While more than 2/3rd of pre-kindergarteners perceived the eventful video as longer, 3/4th of the adult group felt the same about the uneventful video. The middle group expressed a similar but more moderate bias than the adult. By the inclusion of the middle group (9-10-year-olds), the inflection point could be estimated around the age of 7. Regarding the arm-spread orientation, and distance, there was an increasing trend of using horizontal arm spreading with age. While pre-kindergarten-age kids used 50-50% vertical and horizontal gestures, by school age, that ratio changed to 80-90% in favor of horizontal arm expressions.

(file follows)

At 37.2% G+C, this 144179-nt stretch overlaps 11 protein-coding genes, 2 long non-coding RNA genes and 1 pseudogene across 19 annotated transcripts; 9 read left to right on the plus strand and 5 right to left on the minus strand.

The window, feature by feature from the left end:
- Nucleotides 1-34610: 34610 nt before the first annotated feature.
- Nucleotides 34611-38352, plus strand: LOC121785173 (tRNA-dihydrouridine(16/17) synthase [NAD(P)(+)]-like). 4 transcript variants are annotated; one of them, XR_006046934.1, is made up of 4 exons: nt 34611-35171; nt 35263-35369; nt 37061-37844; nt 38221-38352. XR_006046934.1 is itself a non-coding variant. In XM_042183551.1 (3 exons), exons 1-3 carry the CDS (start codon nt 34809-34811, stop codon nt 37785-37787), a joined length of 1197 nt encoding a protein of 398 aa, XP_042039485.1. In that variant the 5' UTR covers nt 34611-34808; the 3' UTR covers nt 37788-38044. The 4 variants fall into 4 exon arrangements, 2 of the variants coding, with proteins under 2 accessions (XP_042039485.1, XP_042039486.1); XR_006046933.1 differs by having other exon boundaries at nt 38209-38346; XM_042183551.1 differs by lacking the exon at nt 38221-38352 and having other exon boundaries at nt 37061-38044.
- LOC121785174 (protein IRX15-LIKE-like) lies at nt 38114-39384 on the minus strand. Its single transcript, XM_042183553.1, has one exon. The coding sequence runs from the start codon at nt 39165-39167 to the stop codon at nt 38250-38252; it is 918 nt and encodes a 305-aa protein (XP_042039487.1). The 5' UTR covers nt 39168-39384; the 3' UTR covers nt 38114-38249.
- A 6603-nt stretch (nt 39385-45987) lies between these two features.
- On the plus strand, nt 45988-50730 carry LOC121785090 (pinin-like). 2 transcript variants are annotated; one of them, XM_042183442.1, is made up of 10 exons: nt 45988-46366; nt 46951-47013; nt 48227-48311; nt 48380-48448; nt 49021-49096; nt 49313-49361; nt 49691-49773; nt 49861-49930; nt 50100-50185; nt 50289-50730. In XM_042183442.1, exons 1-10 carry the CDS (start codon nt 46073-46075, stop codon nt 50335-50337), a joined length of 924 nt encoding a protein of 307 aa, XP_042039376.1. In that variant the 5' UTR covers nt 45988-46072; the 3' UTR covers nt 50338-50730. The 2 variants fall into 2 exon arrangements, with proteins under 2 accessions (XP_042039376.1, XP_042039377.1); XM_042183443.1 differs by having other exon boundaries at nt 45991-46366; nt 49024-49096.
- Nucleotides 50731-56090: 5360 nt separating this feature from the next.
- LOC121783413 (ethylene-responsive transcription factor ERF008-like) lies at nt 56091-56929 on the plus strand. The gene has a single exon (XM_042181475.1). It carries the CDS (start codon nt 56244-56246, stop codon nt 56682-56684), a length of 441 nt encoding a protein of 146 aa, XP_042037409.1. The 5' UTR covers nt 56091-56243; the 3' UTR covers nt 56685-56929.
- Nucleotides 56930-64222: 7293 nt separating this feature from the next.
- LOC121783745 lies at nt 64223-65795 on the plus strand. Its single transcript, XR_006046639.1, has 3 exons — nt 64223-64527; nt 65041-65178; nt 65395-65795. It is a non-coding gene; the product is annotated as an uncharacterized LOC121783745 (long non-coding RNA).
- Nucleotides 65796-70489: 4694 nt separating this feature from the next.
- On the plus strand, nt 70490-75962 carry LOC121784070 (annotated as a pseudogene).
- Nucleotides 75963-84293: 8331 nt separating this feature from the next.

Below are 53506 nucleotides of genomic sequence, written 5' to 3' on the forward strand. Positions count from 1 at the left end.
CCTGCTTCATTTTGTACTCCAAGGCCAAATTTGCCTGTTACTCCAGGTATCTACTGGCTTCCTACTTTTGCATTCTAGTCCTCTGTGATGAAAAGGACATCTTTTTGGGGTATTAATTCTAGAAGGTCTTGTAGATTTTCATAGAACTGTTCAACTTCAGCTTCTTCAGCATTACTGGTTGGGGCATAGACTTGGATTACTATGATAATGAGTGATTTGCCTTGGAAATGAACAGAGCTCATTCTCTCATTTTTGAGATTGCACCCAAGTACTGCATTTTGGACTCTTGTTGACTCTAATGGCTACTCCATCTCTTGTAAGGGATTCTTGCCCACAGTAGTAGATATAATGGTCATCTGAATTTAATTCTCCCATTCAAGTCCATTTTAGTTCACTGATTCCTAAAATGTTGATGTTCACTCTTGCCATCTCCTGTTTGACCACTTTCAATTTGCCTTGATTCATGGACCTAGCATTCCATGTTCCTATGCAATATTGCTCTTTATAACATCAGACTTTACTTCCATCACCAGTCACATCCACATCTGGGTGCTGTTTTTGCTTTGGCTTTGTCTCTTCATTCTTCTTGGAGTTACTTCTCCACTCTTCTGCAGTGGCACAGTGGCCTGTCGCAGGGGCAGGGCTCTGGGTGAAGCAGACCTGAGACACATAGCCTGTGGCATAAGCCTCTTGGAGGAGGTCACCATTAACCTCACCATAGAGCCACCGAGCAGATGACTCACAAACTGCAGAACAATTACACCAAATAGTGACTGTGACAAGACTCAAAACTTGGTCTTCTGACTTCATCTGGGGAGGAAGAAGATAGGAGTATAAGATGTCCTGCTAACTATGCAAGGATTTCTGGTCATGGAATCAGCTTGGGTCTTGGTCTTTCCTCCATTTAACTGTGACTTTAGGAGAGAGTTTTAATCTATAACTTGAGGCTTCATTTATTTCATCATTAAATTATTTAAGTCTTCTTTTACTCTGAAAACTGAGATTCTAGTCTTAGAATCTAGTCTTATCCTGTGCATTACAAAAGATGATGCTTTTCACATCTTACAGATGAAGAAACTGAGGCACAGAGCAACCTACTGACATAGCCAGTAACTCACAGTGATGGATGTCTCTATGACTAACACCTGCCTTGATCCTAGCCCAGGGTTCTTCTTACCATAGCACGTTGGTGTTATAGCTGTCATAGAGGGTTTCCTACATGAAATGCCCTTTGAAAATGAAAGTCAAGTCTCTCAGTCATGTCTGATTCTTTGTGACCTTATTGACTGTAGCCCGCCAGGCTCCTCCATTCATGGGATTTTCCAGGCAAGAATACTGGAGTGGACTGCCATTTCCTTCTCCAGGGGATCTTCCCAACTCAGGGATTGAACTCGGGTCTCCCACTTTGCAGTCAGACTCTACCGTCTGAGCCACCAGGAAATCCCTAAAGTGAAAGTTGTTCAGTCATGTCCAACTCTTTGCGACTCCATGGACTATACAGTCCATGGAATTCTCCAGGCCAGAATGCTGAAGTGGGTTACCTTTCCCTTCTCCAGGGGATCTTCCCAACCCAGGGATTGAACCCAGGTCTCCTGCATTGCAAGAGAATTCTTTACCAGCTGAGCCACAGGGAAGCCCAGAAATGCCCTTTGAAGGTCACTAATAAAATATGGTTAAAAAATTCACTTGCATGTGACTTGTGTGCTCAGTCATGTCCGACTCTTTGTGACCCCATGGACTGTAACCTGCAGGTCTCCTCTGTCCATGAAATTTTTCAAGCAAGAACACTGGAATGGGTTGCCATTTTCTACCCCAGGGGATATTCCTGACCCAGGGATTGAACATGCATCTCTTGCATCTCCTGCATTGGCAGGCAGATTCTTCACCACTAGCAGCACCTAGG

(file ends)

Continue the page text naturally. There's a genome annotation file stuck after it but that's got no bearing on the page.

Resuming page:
The result is unexpected because none of the biological models of time perception could have predicted it. How can we interpret this result? Biological models of time perception fall under two categories: pacemaker-like neurons in the brain and neurons that display a declining firing rate with time. Still, “who” would interpret those signals in the brain remains elusive. Both model classes assume a continuous age-dependent improvement with age. However, this is not what the researchers found. Instead, what they found was a switch of perceived duration ratios between the youngest and the two older groups, with a turning point at 7. How can we explain such a bias reversal?